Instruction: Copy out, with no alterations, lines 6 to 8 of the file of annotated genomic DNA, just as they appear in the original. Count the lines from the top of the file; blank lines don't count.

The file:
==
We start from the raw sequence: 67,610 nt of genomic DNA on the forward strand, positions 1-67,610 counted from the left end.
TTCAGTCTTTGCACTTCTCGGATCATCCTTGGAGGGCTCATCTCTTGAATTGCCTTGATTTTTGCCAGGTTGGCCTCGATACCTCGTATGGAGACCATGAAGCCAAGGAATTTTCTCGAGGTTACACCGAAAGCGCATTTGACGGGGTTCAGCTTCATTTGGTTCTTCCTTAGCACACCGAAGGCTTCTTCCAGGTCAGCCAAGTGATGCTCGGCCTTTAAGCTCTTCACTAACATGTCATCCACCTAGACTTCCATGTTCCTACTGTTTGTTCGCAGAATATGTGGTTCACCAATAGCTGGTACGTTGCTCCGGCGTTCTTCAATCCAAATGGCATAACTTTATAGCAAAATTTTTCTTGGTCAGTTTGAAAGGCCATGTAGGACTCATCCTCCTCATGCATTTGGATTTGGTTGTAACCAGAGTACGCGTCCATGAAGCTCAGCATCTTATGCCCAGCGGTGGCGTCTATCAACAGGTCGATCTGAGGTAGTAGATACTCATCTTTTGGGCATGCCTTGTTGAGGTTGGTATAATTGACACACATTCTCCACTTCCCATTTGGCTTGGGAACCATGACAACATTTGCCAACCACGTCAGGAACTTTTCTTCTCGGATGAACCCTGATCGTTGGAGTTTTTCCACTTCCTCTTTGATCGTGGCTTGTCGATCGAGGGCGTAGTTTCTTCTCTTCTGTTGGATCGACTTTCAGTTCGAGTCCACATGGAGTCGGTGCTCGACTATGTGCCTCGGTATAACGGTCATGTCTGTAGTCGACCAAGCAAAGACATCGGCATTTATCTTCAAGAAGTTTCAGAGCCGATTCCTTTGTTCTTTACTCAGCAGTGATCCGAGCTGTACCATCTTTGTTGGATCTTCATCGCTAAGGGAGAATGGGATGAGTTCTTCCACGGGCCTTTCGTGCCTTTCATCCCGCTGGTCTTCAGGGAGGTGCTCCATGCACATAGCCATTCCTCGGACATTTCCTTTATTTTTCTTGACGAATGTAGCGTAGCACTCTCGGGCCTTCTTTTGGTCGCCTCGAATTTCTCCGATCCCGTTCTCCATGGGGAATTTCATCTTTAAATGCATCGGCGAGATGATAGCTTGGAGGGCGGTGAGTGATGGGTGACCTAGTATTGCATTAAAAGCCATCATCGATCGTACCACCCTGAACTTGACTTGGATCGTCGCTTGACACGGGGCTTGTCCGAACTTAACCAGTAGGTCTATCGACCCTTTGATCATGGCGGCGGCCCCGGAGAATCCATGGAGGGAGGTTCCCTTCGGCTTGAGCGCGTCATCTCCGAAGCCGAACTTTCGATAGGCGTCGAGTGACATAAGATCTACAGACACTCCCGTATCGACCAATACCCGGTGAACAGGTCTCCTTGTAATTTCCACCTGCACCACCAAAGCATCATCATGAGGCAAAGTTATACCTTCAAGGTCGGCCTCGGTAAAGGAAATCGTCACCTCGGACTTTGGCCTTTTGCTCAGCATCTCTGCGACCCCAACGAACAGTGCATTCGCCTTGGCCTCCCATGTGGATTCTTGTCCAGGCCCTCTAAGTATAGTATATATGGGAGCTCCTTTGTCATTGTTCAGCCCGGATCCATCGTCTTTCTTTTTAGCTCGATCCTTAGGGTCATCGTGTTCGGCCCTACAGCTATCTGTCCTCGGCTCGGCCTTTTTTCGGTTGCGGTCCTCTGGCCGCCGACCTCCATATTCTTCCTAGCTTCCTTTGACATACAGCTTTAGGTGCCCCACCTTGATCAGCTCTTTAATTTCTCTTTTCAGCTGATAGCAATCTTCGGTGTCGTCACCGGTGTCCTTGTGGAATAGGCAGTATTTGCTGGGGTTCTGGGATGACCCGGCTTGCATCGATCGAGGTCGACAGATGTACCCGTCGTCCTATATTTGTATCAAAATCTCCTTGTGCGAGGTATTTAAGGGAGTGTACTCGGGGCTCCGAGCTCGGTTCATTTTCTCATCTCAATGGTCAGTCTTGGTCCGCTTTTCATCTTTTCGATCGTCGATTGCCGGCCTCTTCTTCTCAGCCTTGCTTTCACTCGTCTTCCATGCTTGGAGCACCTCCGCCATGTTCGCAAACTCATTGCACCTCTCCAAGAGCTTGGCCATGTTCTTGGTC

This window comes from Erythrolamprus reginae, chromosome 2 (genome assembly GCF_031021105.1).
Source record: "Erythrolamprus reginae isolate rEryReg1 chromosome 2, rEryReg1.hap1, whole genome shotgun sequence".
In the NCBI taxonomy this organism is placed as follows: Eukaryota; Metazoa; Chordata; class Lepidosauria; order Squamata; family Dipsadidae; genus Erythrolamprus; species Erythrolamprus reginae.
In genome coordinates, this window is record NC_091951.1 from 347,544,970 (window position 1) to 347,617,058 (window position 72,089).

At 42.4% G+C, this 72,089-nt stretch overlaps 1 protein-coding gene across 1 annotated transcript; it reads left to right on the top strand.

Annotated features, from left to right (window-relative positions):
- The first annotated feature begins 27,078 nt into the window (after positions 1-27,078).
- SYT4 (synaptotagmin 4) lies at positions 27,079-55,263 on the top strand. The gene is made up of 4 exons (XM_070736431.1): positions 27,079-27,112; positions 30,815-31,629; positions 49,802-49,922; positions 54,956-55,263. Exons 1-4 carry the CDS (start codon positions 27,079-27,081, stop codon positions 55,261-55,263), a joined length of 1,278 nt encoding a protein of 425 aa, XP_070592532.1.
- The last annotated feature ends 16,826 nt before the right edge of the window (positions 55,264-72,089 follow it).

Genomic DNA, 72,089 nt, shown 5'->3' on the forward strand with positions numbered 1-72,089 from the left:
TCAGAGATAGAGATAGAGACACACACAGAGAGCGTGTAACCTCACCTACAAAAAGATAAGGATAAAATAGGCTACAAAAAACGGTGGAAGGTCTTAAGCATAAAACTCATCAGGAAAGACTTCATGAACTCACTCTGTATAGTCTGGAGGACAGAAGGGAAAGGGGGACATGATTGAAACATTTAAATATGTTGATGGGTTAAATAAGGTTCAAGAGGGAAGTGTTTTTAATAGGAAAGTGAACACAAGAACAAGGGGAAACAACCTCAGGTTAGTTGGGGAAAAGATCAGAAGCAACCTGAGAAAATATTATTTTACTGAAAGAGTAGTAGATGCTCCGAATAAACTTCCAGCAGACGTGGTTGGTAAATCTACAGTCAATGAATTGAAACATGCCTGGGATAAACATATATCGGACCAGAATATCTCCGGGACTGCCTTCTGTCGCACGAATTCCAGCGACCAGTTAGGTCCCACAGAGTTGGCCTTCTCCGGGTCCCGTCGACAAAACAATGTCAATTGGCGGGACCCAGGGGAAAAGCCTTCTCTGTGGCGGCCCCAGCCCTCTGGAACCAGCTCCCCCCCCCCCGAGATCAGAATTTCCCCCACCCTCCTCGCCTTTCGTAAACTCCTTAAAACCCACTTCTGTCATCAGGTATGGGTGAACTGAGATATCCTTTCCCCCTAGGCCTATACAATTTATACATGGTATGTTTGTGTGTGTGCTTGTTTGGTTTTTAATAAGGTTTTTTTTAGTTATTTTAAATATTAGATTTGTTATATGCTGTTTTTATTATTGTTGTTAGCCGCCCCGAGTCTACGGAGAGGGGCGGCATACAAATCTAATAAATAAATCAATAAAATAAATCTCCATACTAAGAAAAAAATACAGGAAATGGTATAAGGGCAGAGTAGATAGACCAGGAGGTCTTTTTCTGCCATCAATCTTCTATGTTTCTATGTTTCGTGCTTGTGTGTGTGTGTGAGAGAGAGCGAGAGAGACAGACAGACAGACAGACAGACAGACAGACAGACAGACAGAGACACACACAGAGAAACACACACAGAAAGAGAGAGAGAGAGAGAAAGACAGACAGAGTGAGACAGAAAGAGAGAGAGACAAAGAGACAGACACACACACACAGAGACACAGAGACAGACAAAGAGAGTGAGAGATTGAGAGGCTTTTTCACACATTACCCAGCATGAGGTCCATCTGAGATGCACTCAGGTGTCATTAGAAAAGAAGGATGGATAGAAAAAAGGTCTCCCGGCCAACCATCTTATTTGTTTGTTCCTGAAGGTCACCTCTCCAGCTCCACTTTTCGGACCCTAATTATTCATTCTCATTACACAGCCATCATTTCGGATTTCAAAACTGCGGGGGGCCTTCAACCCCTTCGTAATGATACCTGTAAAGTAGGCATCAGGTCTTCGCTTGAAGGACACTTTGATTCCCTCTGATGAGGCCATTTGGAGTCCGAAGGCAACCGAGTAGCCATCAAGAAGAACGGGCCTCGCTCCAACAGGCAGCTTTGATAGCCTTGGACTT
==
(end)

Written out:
In genome coordinates, this window is record NC_091951.1 from 347,544,970 (window position 1) to 347,617,058 (window position 72,089).

At 42.4% G+C, this 72,089-nt stretch overlaps 1 protein-coding gene across 1 annotated transcript; it reads left to right on the top strand.

Annotated features, from left to right (window-relative positions):